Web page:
The above picture of a strutting Eastern Wild Turkey is a sight that many hunters look forward to seeing every spring here in the panhandle of Florida. In order to manage wild turkeys and their habitat it is good to understand some basic facts about their biology.
Wild turkeys are considered a generalist species, meaning that they can eat a wide variety of foods, primarily seeds, insects, and vegetation. They prefer relatively open ground cover so that they can see well and easily move through their surroundings, but they aren’t picky about where they live as long as it provides them year-round groceries and safety. They are also a very adaptable species. Turkeys prefer low, moderately open herbaceous vegetation (less than three feet in height) that they can see through, or see over, and through which they can easily move in relatively close proximity to forested cover. Such open habitat conditions help them see and avoid predators and these areas will typically provide sufficient food in terms of edible plants, fruit, seeds, and insects.
Wild turkeys are considered, ecologically, to be a “prey species” and have evolved as a common food source for numerous animals—seems everything is trying to eat them. Turkey eggs, young (i.e.,poults), and adults are preyed on by such animals as bobcats, raccoons, skunks, opossum, fox , coyotes, armadillos, crows, owls, hawks, bald eagles, and a variety of snakes. Being prey to so many different animals has shaped the turkey’s biology and behavior. Turkeys experience high mortality rates and don’t live very long, on average, <2 years. They are particularly vulnerable during nesting and immediately after hatching. Because of this high mortality, reproduction is really important for turkey populations to replace the individuals that don’t survive from year to year. Wild turkeys have adapted to being a prey species in part, though, by having a high reproductive potential. Hens have the capacity to lay large clutches of eggs. If a nest is destroyed or disturbed, especially during the egg laying or early incubation period, the hen will often re-nest. Turkeys are also polygamous, with males capable of breeding multiple females, which further boosts their reproductive potential.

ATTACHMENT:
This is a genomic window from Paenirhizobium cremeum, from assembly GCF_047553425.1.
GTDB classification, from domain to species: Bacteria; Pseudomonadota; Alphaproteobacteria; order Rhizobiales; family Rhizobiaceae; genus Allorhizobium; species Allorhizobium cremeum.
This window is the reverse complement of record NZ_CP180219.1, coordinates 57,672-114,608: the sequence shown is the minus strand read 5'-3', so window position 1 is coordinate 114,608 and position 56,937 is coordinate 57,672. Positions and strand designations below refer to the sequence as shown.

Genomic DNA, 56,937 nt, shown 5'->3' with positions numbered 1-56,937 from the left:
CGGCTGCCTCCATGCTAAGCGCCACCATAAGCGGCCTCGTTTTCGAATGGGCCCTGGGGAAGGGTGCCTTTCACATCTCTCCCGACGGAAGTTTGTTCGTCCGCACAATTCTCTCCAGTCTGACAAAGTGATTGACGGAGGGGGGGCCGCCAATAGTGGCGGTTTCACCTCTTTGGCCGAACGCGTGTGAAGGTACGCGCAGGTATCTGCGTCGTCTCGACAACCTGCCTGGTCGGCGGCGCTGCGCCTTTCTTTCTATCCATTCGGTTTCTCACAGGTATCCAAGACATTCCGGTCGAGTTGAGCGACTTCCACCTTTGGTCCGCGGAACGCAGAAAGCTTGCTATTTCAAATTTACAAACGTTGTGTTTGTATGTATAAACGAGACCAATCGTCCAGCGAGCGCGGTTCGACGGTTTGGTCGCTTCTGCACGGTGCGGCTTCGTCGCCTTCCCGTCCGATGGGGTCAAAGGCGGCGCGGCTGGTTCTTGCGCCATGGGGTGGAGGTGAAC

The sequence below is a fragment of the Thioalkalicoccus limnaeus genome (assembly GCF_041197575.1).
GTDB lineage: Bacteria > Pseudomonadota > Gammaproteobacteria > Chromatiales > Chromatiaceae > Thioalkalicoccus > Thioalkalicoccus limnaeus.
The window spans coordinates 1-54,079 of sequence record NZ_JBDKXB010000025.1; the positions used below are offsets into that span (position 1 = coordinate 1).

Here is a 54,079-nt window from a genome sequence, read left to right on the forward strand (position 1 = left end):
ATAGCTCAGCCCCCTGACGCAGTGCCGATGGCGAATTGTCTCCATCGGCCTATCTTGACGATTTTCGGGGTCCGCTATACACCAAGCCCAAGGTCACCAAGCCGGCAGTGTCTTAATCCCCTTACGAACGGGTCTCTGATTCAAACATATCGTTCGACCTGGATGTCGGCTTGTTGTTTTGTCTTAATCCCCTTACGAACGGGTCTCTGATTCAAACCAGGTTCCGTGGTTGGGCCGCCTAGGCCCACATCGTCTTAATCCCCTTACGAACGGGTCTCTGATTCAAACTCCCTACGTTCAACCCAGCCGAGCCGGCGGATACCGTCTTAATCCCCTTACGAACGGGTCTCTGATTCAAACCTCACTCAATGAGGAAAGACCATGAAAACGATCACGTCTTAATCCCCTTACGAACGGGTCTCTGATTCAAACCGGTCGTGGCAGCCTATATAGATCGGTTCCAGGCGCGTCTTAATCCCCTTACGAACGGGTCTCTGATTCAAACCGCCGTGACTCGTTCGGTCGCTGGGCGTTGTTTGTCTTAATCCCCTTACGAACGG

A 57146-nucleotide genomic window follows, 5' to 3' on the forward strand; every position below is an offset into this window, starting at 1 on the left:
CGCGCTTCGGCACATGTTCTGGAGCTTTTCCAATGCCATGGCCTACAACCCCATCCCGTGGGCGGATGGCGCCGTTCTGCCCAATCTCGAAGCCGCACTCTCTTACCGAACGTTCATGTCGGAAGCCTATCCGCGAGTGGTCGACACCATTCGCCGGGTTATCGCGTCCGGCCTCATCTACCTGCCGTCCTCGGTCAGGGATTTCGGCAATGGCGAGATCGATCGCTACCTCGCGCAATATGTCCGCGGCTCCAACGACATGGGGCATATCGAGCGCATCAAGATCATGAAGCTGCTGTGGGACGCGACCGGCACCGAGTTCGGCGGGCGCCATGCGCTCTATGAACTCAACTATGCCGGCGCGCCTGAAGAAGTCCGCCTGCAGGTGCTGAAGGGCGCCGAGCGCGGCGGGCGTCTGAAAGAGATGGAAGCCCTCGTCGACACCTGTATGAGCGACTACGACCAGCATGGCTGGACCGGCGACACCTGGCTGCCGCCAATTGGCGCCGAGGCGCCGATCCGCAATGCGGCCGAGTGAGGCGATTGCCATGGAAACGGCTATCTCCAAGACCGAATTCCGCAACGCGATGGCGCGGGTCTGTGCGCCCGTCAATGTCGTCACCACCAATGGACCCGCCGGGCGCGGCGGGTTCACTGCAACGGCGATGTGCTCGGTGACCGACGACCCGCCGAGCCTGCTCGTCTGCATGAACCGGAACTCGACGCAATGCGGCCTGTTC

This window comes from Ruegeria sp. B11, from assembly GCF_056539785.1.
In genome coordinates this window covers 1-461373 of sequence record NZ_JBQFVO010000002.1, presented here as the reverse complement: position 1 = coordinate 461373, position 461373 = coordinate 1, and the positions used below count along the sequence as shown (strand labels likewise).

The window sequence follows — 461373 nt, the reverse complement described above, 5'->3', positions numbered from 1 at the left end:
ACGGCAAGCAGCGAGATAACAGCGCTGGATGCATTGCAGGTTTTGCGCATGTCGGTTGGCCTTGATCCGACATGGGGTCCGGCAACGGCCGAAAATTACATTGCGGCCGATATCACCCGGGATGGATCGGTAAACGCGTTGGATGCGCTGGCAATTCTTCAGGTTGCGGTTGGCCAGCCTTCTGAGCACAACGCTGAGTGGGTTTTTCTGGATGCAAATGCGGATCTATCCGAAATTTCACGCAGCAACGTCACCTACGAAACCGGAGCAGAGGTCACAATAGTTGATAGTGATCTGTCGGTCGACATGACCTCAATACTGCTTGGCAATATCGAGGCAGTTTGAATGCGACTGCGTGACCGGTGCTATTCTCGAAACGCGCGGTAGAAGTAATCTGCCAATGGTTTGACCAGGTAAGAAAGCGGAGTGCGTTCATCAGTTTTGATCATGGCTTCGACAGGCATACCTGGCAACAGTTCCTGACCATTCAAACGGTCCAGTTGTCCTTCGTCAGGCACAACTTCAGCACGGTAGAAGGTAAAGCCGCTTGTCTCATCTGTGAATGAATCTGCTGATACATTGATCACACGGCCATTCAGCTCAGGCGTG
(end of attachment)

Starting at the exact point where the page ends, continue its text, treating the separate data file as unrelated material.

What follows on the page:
Newly hatched turkeys, referred to as poults, need grassy, open areas so they can find an abundance of insects. Such areas are usually the most critical, and often the most lacking habitat in Florida. Under ideal conditions for turkeys, grassy openings would occupy approximately 25 percent of a turkey’s home range. Additionally, it is of equal importance to have such openings scattered throughout an area, varying in size from 1 to 20 acres such that they are small, or irregular in shape, to maximize the amount of adjacent escape cover (moderately dense vegetation or forested areas that can provide concealment from predators or other disturbances). Large, expansive openings (e.g., large pastures) without any escape cover are not as useful for turkeys since they generally will not venture more than 100 yards away from suitable cover.
Good habitat allows turkeys to SEE approaching danger and to MOVE unimpeded (either to move away from danger or simply to move freely while foraging without risk of ambush). In other words, good habitat provides the right vegetative structure. When thinking about habitat for turkeys, it’s good to always think from a turkey’s point of view….about 3 feet off the ground! Turkeys like open areas where they can see well and easily move.